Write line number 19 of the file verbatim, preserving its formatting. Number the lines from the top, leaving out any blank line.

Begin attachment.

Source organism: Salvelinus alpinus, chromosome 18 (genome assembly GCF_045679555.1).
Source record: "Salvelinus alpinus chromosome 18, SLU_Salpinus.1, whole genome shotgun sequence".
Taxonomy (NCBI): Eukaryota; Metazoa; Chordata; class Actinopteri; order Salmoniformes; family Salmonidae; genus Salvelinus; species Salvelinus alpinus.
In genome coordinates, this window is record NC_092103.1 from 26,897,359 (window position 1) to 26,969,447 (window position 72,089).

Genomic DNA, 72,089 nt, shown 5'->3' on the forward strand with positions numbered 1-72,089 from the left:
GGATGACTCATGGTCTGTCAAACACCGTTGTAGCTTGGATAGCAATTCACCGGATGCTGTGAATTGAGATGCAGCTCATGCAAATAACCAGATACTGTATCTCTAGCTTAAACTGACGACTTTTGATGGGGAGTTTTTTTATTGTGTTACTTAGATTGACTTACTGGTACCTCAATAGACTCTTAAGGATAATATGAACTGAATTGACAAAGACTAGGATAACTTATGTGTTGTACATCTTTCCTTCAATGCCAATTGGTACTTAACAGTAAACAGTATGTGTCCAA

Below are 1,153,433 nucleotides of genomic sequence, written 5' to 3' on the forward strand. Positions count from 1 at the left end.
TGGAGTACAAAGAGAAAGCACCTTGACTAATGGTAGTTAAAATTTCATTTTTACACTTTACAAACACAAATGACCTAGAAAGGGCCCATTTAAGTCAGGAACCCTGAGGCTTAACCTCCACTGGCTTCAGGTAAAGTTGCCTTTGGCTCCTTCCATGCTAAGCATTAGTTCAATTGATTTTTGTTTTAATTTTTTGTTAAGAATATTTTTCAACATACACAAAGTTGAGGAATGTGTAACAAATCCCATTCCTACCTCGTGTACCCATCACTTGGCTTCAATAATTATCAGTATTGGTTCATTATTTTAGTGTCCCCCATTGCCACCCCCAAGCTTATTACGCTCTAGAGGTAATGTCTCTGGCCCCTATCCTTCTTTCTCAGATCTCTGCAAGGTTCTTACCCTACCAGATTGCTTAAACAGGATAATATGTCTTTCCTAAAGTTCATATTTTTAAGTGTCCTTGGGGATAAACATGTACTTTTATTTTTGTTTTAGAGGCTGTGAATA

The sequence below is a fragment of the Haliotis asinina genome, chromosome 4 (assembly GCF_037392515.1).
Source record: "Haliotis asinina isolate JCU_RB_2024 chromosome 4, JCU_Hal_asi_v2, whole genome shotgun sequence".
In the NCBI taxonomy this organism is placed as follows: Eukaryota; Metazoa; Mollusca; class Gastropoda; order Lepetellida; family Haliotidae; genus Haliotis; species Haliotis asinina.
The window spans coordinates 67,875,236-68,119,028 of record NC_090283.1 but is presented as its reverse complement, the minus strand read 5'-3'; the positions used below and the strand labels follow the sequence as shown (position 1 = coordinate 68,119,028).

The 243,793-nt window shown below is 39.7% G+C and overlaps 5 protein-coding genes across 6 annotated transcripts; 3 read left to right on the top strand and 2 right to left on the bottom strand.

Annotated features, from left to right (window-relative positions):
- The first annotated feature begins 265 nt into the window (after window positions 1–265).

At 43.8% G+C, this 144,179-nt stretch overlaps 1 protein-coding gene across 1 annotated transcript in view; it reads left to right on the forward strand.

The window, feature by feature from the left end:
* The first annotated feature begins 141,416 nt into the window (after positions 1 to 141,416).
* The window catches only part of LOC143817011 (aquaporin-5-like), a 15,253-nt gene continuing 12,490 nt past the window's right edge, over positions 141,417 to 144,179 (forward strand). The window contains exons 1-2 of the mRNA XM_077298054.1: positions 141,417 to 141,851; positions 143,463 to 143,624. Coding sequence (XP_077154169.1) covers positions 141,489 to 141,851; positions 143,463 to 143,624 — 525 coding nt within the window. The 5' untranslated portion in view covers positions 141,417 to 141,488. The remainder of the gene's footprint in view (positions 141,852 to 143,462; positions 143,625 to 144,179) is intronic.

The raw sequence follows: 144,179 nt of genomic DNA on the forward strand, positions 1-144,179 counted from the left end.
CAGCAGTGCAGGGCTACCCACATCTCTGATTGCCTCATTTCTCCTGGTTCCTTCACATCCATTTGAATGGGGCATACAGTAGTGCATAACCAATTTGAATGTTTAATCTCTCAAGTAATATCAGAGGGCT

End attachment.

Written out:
* The window catches only part of LOC143817011 (aquaporin-5-like), a 15,253-nt gene continuing 12,490 nt past the window's right edge, over positions 141,417 to 144,179 (forward strand). The window contains exons 1-2 of the mRNA XM_077298054.1: positions 141,417 to 141,851; positions 143,463 to 143,624. Coding sequence (XP_077154169.1) covers positions 141,489 to 141,851; positions 143,463 to 143,624 — 525 coding nt within the window. The 5' untranslated portion in view covers positions 141,417 to 141,488. The remainder of the gene's footprint in view (positions 141,852 to 143,462; positions 143,625 to 144,179) is intronic.